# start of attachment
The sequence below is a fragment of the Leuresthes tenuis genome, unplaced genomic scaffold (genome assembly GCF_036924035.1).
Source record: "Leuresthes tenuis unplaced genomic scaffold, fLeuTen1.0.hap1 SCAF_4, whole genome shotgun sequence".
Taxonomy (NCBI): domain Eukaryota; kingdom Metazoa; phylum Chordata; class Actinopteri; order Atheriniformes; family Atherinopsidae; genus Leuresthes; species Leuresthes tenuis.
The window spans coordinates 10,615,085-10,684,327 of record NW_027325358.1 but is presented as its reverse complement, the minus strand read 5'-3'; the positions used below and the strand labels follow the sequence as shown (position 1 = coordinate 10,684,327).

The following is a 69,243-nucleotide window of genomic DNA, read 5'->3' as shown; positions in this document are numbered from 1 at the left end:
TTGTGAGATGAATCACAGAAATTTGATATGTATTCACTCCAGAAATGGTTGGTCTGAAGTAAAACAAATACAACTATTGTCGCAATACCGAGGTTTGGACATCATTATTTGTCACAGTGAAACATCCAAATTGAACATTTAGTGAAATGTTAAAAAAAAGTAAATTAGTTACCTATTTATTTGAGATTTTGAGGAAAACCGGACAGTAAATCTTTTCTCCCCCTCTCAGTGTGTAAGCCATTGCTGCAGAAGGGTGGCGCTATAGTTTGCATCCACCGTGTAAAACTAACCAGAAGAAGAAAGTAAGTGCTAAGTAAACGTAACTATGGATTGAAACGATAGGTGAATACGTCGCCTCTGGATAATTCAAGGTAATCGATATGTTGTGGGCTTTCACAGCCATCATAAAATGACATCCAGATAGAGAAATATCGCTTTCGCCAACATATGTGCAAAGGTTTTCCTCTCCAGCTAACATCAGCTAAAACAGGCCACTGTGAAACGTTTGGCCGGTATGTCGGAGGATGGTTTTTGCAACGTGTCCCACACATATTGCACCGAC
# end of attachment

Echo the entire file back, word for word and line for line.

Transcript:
The sequence below is a fragment of the Leuresthes tenuis genome, unplaced genomic scaffold (genome assembly GCF_036924035.1).
Source record: "Leuresthes tenuis unplaced genomic scaffold, fLeuTen1.0.hap1 SCAF_4, whole genome shotgun sequence".
Taxonomy (NCBI): domain Eukaryota; kingdom Metazoa; phylum Chordata; class Actinopteri; order Atheriniformes; family Atherinopsidae; genus Leuresthes; species Leuresthes tenuis.
The window spans coordinates 10,615,085-10,684,327 of record NW_027325358.1 but is presented as its reverse complement, the minus strand read 5'-3'; the positions used below and the strand labels follow the sequence as shown (position 1 = coordinate 10,684,327).

The following is a 69,243-nucleotide window of genomic DNA, read 5'->3' as shown; positions in this document are numbered from 1 at the left end:
TTGTGAGATGAATCACAGAAATTTGATATGTATTCACTCCAGAAATGGTTGGTCTGAAGTAAAACAAATACAACTATTGTCGCAATACCGAGGTTTGGACATCATTATTTGTCACAGTGAAACATCCAAATTGAACATTTAGTGAAATGTTAAAAAAAAGTAAATTAGTTACCTATTTATTTGAGATTTTGAGGAAAACCGGACAGTAAATCTTTTCTCCCCCTCTCAGTGTGTAAGCCATTGCTGCAGAAGGGTGGCGCTATAGTTTGCATCCACCGTGTAAAACTAACCAGAAGAAGAAAGTAAGTGCTAAGTAAACGTAACTATGGATTGAAACGATAGGTGAATACGTCGCCTCTGGATAATTCAAGGTAATCGATATGTTGTGGGCTTTCACAGCCATCATAAAATGACATCCAGATAGAGAAATATCGCTTTCGCCAACATATGTGCAAAGGTTTTCCTCTCCAGCTAACATCAGCTAAAACAGGCCACTGTGAAACGTTTGGCCGGTATGTCGGAGGATGGTTTTTGCAACGTGTCCCACACATATTGCACCGAC